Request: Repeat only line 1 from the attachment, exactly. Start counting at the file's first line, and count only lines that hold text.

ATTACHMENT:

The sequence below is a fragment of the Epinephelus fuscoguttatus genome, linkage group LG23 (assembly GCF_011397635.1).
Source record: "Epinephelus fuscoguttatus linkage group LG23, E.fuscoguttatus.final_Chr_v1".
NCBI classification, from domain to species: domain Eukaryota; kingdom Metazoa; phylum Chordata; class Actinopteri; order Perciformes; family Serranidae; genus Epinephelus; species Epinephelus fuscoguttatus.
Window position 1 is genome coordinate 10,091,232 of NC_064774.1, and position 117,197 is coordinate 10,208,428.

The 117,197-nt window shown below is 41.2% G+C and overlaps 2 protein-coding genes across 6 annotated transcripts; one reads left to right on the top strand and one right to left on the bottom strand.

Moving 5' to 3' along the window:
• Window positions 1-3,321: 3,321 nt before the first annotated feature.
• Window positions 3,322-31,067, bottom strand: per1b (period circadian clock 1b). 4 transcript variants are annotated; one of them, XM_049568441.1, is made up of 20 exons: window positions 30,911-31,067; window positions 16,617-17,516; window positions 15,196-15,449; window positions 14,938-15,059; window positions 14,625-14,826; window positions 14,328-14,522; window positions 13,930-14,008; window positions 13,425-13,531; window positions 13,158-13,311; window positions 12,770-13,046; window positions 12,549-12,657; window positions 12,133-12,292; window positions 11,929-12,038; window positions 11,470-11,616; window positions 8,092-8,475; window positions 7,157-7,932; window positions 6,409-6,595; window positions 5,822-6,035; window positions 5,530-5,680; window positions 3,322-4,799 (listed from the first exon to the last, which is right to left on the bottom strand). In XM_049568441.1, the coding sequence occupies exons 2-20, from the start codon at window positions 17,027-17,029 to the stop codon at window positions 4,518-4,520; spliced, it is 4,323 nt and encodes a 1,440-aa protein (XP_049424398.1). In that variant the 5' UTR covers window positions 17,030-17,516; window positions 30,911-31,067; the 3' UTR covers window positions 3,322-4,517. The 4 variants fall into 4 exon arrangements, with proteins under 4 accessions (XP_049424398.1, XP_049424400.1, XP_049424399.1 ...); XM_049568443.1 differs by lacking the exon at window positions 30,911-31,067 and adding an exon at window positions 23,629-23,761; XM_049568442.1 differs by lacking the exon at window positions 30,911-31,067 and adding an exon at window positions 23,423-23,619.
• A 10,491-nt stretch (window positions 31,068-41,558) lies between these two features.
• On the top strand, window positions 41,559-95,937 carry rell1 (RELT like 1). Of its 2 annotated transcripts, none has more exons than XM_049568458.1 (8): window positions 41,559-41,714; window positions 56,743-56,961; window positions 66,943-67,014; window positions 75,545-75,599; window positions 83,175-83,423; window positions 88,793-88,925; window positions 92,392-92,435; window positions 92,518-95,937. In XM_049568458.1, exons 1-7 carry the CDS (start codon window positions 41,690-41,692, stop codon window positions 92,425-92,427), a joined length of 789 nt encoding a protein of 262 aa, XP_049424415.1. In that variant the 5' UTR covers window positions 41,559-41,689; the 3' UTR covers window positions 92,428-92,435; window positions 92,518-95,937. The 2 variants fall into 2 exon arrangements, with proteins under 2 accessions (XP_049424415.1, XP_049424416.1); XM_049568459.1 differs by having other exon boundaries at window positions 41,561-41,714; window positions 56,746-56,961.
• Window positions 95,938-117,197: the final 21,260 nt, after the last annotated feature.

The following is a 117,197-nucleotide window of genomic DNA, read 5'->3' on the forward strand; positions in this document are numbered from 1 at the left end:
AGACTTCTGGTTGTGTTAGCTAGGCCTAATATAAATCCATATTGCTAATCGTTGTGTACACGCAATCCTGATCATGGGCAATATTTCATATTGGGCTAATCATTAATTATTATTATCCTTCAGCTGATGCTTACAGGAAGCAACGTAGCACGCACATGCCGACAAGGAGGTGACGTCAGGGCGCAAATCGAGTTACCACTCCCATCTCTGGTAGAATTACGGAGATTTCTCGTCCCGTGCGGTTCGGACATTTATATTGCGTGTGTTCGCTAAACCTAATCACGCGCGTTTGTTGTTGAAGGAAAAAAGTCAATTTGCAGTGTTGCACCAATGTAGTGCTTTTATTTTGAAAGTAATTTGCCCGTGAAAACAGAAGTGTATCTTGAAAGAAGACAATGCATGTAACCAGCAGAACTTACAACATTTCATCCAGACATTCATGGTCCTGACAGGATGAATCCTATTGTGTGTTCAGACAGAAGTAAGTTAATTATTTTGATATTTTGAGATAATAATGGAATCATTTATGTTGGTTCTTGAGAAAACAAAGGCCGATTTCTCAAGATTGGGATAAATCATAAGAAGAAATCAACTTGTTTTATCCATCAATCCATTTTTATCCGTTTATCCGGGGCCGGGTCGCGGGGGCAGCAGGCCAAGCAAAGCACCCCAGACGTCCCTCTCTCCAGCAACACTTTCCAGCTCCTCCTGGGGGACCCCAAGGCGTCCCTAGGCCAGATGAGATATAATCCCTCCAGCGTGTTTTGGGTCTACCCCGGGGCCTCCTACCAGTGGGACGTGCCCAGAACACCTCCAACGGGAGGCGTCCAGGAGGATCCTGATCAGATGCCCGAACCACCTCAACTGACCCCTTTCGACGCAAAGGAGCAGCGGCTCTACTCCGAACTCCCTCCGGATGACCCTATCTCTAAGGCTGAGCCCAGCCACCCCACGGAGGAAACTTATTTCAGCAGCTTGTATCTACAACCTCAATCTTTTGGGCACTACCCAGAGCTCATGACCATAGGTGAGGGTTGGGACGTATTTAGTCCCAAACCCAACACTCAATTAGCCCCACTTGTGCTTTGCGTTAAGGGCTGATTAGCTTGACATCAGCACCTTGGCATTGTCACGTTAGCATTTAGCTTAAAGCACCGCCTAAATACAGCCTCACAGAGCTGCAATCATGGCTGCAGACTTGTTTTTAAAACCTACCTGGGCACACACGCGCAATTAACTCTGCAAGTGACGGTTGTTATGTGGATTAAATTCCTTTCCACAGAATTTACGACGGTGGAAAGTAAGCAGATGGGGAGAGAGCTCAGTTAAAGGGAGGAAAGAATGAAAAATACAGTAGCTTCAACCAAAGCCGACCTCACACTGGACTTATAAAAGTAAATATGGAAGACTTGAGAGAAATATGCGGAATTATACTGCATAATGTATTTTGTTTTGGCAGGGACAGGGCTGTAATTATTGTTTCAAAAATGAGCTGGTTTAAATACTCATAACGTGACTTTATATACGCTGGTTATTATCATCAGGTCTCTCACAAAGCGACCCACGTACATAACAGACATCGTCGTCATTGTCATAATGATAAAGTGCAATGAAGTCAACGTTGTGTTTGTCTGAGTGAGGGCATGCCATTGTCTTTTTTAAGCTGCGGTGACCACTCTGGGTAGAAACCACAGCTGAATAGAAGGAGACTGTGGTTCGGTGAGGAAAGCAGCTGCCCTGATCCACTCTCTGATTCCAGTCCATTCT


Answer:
The sequence below is a fragment of the Epinephelus fuscoguttatus genome, linkage group LG23 (assembly GCF_011397635.1).